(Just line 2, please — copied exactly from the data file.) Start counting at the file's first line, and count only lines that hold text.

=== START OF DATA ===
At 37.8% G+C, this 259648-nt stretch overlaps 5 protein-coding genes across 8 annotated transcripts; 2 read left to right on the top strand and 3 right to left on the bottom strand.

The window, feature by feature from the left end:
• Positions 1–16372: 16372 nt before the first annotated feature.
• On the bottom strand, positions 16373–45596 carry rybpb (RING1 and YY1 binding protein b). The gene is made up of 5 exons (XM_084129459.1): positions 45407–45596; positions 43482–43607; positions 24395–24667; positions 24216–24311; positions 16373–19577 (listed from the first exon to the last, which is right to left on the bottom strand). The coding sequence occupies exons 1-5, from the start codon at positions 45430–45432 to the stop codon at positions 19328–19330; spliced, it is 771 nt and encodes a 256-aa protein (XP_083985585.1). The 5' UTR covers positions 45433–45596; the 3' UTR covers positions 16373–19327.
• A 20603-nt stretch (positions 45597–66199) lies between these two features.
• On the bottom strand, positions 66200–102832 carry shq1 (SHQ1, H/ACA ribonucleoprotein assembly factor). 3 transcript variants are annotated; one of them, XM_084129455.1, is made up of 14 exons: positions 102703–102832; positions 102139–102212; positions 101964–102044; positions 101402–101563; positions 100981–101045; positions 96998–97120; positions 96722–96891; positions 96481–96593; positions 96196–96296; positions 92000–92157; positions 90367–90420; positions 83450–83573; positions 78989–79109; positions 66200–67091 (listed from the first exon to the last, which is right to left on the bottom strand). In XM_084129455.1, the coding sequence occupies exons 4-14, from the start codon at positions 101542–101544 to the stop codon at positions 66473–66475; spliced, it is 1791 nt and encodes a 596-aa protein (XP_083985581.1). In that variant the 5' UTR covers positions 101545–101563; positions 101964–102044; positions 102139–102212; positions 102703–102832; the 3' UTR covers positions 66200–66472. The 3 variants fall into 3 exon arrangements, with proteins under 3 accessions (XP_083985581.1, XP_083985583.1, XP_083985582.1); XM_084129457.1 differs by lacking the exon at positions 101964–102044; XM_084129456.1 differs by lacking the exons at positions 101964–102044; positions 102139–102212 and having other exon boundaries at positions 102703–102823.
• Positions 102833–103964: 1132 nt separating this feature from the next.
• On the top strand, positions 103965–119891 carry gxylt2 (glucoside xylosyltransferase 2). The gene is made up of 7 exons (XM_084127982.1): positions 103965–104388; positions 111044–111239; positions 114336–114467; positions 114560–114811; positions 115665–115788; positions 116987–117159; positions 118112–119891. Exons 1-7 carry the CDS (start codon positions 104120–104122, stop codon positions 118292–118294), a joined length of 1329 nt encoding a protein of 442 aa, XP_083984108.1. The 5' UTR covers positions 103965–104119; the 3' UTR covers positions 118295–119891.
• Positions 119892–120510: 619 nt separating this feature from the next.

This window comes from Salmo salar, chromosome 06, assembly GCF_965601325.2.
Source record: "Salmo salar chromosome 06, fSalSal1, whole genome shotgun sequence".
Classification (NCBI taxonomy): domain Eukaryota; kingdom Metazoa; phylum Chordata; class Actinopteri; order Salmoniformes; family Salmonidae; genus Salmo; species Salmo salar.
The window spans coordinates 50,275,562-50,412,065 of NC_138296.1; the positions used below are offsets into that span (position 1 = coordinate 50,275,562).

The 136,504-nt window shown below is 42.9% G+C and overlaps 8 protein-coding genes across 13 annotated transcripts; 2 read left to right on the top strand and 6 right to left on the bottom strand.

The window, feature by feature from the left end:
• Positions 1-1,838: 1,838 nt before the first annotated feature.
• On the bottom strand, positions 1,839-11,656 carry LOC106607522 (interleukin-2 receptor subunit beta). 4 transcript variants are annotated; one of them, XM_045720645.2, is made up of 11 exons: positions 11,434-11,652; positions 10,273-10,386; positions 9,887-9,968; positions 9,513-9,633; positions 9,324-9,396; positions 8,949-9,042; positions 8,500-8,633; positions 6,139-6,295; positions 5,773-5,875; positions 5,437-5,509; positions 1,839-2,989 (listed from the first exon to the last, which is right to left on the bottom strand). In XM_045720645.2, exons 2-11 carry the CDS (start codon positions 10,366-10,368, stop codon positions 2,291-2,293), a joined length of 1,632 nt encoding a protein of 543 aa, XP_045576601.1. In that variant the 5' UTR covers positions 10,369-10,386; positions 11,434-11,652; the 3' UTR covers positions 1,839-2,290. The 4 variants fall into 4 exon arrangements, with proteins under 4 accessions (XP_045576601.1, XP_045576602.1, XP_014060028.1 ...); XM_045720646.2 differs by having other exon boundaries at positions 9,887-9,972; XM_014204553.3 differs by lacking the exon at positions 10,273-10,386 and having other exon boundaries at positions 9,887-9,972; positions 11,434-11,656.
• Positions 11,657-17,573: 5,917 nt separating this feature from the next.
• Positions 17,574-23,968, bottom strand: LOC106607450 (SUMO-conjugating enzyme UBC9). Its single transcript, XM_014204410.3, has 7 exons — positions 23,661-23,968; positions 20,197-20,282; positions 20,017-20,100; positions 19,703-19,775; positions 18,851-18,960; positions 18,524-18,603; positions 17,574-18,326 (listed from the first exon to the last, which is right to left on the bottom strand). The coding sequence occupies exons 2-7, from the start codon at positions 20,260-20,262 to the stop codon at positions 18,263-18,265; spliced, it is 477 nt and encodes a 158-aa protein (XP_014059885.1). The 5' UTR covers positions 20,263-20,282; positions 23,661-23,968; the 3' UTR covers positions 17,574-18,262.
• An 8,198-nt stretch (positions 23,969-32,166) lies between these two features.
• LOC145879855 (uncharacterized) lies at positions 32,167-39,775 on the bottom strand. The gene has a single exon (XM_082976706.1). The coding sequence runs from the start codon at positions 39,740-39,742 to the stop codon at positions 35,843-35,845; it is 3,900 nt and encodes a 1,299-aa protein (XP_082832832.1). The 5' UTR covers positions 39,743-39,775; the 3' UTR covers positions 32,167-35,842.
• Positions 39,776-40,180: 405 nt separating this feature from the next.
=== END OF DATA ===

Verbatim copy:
The window, feature by feature from the left end: